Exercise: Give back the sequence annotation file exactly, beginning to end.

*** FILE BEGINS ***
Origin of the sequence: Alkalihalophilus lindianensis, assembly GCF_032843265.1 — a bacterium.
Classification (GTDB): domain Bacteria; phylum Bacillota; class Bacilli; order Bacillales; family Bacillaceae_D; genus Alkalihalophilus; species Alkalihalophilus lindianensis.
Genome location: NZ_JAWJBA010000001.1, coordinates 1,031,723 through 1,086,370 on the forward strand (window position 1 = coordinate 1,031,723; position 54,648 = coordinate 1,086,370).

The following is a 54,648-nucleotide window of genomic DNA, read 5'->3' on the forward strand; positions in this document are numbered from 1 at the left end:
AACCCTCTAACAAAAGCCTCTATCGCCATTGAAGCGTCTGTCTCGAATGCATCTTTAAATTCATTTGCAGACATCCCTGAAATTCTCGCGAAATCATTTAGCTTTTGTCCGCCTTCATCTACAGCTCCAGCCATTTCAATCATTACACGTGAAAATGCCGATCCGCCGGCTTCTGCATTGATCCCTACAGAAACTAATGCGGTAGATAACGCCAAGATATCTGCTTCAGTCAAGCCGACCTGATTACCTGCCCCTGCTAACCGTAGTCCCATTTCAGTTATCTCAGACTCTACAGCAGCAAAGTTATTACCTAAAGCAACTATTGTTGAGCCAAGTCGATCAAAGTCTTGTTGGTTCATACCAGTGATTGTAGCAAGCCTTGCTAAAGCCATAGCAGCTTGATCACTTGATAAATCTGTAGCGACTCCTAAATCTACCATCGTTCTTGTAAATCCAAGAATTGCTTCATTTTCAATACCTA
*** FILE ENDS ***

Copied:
Origin of the sequence: Alkalihalophilus lindianensis, assembly GCF_032843265.1 — a bacterium.
Classification (GTDB): domain Bacteria; phylum Bacillota; class Bacilli; order Bacillales; family Bacillaceae_D; genus Alkalihalophilus; species Alkalihalophilus lindianensis.
Genome location: NZ_JAWJBA010000001.1, coordinates 1,031,723 through 1,086,370 on the forward strand (window position 1 = coordinate 1,031,723; position 54,648 = coordinate 1,086,370).

The following is a 54,648-nucleotide window of genomic DNA, read 5'->3' on the forward strand; positions in this document are numbered from 1 at the left end:
AACCCTCTAACAAAAGCCTCTATCGCCATTGAAGCGTCTGTCTCGAATGCATCTTTAAATTCATTTGCAGACATCCCTGAAATTCTCGCGAAATCATTTAGCTTTTGTCCGCCTTCATCTACAGCTCCAGCCATTTCAATCATTACACGTGAAAATGCCGATCCGCCGGCTTCTGCATTGATCCCTACAGAAACTAATGCGGTAGATAACGCCAAGATATCTGCTTCAGTCAAGCCGACCTGATTACCTGCCCCTGCTAACCGTAGTCCCATTTCAGTTATCTCAGACTCTACAGCAGCAAAGTTATTACCTAAAGCAACTATTGTTGAGCCAAGTCGATCAAAGTCTTGTTGGTTCATACCAGTGATTGTAGCAAGCCTTGCTAAAGCCATAGCAGCTTGATCACTTGATAAATCTGTAGCGACTCCTAAATCTACCATCGTTCTTGTAAATCCAAGAATTGCTTCATTTTCAATACCTA